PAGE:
On 4 January 1978, the article "Iran and Red and Black Colonization" was sealed in the Imperial Court and sent from Prime Minister Amir-Abbas Hoveyda, who is thought to have written it,to Information Minister Daryush Homayun for publication in one of Iran's newspapers. The regime saw the article as a way to attack its religious opponents. It was published on 7 January 1978 in Ettela'at , printed in red ink on page 7 in the section known as "Comments and Ideas". The article contained offensive content about Ayatollah Khomeini, who was described as a foreign agent. Khomeini was attacked as an adventurer who was faithless and devoted to colonialism. The article described him as an Indian Sayyed who had lived for some time in India, and had contact with British colonial centres. The article was written at the Imperial Court based on documents that had been collected by SAVAK. Because the original text of the article was relatively tame, the Shah had allegedly ordered it to be rewritten and its tone had then become more insulting.
Amir-Abbas Hoveyda was an Iranian economist and politician who served as Prime Minister of Iran from 27 January 1965 to 7 August 1977. He was prime minister for 13 years and is the longer serving prime minister in Iran's history. He also served as Deputy Prime Minister and Minister of Finance in Mansur's cabinet. After the Iranian Revolution, he was tried by the newly established Revolutionary Court for "waging war against God" and "spreading corruption on earth" and executed.
Daryoush Homayoun (Persian: داریوش همایون;
India, also known as the Republic of India, is a country in South Asia. It is the seventh largest country by area and with more than 1.3 billion people, it is the second most populous country as well as the most populous democracy in the world. Bounded by the Indian Ocean on the south, the Arabian Sea on the southwest, and the Bay of Bengal on the southeast, it shares land borders with Pakistan to the west; China, Nepal, and Bhutan to the northeast; and Bangladesh and Myanmar to the east. In the Indian Ocean, India is in the vicinity of Sri Lanka and the Maldives, while its Andaman and Nicobar Islands share a maritime border with Thailand and Indonesia.
Ahmad Rashidi Motlagh was the fictitious name of the author of "Iran and Red and Black Colonization".According to Bahman Baktiari, the main authors of the article were Daryush Homayun and Farhad Nikukhah, a low-ranking ministry official. The day that the article was published fell on the anniversary of the unveiling when Reza Shah had declared the law banning women from wearing the hijab.
On 8 January 1936, pro-western ruler Reza Shah Pahlavi of Iran (Persia) issued a decree known as Kashf-e hijab banning all Islamic veils, an edict that was swiftly and forcefully implemented. The government also banned many types of male traditional clothing. Since then, the Hijab issue has become a deep wound in the Iranian politics. One of the enduring legacies of Reza Shah has been turning dress into an integral problem of Iranian politics.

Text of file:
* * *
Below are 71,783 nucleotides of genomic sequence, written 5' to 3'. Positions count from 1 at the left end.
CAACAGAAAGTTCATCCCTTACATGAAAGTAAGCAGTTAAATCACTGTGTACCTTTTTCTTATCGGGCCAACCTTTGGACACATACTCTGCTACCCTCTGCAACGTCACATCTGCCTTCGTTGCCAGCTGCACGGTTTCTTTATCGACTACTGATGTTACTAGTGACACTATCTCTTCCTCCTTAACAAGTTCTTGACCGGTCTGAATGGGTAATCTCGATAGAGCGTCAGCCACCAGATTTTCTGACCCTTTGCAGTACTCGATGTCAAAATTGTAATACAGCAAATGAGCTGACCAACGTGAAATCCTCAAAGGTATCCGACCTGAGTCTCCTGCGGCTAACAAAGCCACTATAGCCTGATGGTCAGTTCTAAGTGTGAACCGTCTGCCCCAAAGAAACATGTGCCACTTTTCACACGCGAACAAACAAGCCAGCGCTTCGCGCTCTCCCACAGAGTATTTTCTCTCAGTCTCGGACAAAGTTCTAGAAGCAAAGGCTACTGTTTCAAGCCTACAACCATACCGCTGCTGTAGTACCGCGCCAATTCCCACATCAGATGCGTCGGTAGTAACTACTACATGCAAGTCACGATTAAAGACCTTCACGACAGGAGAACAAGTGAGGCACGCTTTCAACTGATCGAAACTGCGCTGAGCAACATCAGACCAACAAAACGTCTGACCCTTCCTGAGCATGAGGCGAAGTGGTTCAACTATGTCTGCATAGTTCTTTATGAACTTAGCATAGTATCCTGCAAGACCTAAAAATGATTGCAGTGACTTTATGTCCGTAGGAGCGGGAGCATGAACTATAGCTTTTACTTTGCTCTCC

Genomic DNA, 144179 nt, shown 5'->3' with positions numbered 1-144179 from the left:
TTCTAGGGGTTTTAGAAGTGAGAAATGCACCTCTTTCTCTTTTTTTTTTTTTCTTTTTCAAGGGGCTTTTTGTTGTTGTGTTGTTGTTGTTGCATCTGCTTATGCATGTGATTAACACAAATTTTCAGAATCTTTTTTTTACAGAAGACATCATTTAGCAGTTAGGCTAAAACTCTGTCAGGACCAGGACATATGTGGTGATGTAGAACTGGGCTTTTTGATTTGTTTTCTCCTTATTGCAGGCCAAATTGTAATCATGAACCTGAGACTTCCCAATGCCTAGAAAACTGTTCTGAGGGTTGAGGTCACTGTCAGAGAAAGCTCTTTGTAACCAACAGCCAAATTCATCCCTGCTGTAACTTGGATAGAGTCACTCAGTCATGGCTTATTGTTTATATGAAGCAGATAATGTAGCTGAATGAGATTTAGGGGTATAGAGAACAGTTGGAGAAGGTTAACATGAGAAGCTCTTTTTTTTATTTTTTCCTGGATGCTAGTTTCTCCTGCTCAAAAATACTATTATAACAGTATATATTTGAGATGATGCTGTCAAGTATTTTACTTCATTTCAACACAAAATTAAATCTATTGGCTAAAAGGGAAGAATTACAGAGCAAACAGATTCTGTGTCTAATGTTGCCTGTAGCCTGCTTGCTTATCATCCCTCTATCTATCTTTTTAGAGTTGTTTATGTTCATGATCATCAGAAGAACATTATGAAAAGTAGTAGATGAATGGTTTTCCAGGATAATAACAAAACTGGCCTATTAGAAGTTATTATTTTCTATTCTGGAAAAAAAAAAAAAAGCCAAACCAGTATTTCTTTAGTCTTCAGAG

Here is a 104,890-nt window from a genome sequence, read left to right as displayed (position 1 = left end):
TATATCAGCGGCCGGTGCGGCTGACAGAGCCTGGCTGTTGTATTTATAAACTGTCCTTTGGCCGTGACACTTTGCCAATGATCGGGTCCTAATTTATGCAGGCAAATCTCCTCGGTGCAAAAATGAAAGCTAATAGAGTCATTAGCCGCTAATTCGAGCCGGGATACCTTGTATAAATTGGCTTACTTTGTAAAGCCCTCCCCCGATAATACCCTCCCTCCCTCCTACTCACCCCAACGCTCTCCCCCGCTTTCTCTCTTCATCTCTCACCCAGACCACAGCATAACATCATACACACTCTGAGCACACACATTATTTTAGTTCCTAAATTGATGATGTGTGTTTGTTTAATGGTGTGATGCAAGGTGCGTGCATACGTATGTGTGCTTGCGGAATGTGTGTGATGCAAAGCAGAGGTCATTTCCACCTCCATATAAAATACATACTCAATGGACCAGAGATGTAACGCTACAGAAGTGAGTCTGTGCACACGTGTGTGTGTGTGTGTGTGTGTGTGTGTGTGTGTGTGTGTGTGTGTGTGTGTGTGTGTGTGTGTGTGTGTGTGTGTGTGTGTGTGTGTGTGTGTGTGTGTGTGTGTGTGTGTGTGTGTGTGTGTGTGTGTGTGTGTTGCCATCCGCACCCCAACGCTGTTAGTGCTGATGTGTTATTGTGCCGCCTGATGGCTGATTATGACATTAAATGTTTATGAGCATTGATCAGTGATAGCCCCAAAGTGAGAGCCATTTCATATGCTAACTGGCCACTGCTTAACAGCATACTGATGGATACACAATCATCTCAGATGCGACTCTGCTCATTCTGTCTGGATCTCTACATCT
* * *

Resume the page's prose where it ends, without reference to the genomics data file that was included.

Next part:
Reza Shah Pahlavi, commonly known as Reza Shah, was the Shah of Iran from 15 December 1925 until he was forced to abdicate by the Anglo-Soviet invasion of Iran on 16 September 1941.
A hijab in common English usage is a veil worn by some Muslim women in the presence of any male outside of their immediate family, which usually covers the head and chest. The term can refer to any head, face, or body covering worn by Muslim women that conforms to Islamic standards of modesty. Hijab can also refer to the seclusion of women from men in the public sphere, or it may denote a metaphysical dimension, for example referring to "the veil which separates man or the world from God."
One day after the publication of the article, it was met with huge protests in Qom.Classes at Qom's seminary were cancelled. People went to the homes of Marja' in Tehran and Qom to show their support. In the evening, at the Azam mosque of Qom, they chanted slogans such as "Long live Khomeini" and "Death to the Pahlavi regime".
Qom is the seventh metropolis and also the seventh largest city in Iran. Qom is the capital of Qom Province. It is located 140 km to the south of Tehran. At the 2016 census its population was 1,201,158. It is situated on the banks of the Qom River.
The Qom Seminary is the largest Islamic seminary (hawza) in Iran, established in 1922 by Grand Ayatollah Abdul-Karim Haeri Yazdi in Qom.
In Shia Islam, marjaʿ, also known as a marjaʿ taqlīd or marjaʿ dīnī, literally meaning "source to imitate/follow" or "religious reference", is a title given to the highest level Shia authority, a Grand Ayatollah with the authority to make legal decisions within the confines of Islamic law for followers and less-credentialed clerics. After the Qur'an and the prophets and imams, marājiʿ are the highest authority on religious laws in Usuli Shia Islam.